LONG-BELL LUMBER CO. v. ROSS

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LONG-BELL LUMBER CO. v. ROSS
1907 OK 123
91 P. 697
19 Okla. 590
Decided: 09/05/1907
Supreme Court of Oklahoma

 
LONG-BELL LUMBER COMPANY, a Corporation,
v.
ALBERT F. NEWELL AND FRANK M. ROSS.

Syllabus

¶0 APPEAL--Summary Dismissal--Scurrilous Brief. Where the plaintiff in error files what is designated as a brief in support of his assignment of error, and in such written argument makes an abusive, wanton, insulting, and scurrilous assault upon the judgment appealed from, and which is an inexcusable and unwarranted reflection upon the trial judge, the so-called brief will be stricked from the files, the case treated as if no brief had been filed, and the appeal dismissed for failure to comply with the rules of the court.

Error from the District Court of Garfield County; before F. E. Gillette, Trial Judge.

Appeal dismissed.

W. R. Cowley, L. L. Cowley, and E. E. Chesney, for plaintiff in error.
Robberts & Curran, and W. S. Denton, for defendants in error.

PER CURIAM:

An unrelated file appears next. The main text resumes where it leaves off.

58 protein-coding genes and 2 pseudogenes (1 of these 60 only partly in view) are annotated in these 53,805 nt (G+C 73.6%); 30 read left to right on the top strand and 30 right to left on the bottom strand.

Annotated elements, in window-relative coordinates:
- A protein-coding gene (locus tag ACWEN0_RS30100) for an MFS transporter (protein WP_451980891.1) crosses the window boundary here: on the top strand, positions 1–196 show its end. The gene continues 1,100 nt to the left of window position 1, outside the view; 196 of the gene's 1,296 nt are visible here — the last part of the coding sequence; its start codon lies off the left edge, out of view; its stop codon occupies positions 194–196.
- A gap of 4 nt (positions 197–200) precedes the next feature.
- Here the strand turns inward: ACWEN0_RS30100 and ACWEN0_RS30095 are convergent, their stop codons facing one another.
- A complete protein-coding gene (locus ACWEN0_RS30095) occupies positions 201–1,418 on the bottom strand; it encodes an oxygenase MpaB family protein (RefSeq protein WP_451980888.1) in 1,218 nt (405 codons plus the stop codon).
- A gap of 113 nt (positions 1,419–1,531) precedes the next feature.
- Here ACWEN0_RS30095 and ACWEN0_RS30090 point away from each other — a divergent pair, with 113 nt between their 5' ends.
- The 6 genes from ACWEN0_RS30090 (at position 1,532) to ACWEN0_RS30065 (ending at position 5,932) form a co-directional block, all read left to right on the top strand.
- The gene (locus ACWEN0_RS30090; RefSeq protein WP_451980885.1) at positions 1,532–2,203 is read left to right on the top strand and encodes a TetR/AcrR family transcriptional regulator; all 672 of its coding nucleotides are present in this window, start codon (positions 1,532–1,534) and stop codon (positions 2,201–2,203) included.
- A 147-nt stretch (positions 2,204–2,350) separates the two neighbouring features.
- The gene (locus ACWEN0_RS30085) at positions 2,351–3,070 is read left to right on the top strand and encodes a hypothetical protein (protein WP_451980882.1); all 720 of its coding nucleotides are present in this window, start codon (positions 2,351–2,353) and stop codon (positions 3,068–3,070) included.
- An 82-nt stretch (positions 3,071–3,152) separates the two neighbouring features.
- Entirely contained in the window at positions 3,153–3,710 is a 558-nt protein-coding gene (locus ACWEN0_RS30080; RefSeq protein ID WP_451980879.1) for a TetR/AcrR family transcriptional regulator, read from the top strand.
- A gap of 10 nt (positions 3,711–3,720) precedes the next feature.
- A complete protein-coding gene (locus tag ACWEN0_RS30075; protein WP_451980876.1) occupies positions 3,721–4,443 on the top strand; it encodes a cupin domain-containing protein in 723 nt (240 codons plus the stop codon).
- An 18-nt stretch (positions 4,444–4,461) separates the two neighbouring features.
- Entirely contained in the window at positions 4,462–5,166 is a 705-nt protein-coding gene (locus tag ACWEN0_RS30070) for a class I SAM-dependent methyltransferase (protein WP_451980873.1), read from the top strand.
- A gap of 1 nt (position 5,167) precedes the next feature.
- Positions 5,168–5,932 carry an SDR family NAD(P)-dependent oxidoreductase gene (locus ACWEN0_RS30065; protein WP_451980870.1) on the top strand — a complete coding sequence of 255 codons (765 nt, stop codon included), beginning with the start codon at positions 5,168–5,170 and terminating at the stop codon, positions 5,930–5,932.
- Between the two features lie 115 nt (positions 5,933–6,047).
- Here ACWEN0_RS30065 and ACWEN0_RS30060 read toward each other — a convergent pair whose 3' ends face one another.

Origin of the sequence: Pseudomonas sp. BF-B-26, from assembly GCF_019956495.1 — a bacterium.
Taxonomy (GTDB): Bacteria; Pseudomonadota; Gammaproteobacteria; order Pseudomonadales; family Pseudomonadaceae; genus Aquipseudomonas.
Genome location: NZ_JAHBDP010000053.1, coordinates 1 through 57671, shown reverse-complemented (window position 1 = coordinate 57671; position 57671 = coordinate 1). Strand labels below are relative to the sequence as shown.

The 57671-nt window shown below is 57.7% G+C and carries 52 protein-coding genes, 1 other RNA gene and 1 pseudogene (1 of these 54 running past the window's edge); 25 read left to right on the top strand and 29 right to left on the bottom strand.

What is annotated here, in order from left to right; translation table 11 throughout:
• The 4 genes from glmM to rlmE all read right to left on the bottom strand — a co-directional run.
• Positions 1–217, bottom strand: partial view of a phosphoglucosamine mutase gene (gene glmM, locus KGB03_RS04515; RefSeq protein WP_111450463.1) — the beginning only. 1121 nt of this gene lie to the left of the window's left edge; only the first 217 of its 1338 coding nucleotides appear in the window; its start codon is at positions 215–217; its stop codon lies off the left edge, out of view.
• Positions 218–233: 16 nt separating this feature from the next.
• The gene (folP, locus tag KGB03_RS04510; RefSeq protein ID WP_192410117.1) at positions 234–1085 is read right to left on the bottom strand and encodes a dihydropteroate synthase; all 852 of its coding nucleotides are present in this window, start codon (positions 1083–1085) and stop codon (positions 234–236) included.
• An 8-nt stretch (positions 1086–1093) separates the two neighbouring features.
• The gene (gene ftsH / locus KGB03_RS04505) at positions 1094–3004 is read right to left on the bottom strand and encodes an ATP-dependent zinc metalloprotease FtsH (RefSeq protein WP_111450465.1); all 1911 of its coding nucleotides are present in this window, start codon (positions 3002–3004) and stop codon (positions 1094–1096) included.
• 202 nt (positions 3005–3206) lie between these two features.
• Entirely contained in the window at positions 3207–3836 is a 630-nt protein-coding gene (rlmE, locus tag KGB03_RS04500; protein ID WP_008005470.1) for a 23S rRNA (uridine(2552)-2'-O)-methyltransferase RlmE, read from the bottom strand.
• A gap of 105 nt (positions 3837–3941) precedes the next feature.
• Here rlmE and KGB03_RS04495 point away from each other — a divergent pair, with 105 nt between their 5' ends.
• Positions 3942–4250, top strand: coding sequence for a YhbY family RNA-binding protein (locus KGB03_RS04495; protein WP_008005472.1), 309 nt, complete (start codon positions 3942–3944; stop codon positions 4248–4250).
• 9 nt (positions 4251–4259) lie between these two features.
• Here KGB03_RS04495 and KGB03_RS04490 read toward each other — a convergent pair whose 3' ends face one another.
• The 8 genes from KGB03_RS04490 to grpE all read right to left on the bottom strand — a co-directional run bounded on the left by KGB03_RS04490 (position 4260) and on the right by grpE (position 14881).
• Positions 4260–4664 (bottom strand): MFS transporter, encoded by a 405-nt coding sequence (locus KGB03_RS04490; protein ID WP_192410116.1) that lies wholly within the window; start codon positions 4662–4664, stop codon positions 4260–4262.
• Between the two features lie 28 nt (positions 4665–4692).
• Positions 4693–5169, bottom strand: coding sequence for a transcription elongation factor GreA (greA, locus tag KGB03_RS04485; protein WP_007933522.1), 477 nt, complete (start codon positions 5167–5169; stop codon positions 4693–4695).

¶1 This cause was tried in the district court of Garfield county, before an associate justice of this court, sitting as a district judge. During an active service of over five years upon the supreme and district bench the distinguished justice has established a record for integrity, fairness, and impartiality which is unassailable, and which will endure to his credit long after his detractors will have passed into oblivion. The plaintiff in error is the LongBell Lumber Company, a foreign corporation which comes into this jurisdiction by comity and sufferance, and, while seeking at the hands of this court relief from an alleged erroneous judgment, overlooks the common courtesy and amenities due from a guest in the house of his host, and makes an unwarranted, wanton, and vicious attack upon a member of his host's family. The brief filed by plaintiff in error, after citing a principle contended for, contains this statement: "If this is the law--and it indeed is--beyond even cavil--is the law, then the judgment in the case at bar simply cannot remain, is everywhere unsupported, is vicious, virulent with venom, through and through, infected and infectious, fit for that antidote for that bane spoken of by Justice Swayne in Wood v. Carpenter, 11 Otto (U.S.) 135, 25 L. Ed. 807." Such insolent, discourteous, and uncalled-for denunciation of a judgment of a court of high standing, and necessarily reflecting upon the judge who rendered it, can have no place in the records of a court of justice, and not only calls for severe rebuke, but exemplary punishment. And this stranger, a guest in the house of a friend, guilty of such wanton disregard of decency, must submit to the customary treatment usual in such cases, that of being unceremoniously ejected from the household whose hospitality and generosity it has for so long enjoyed and preyed upon but at last outraged.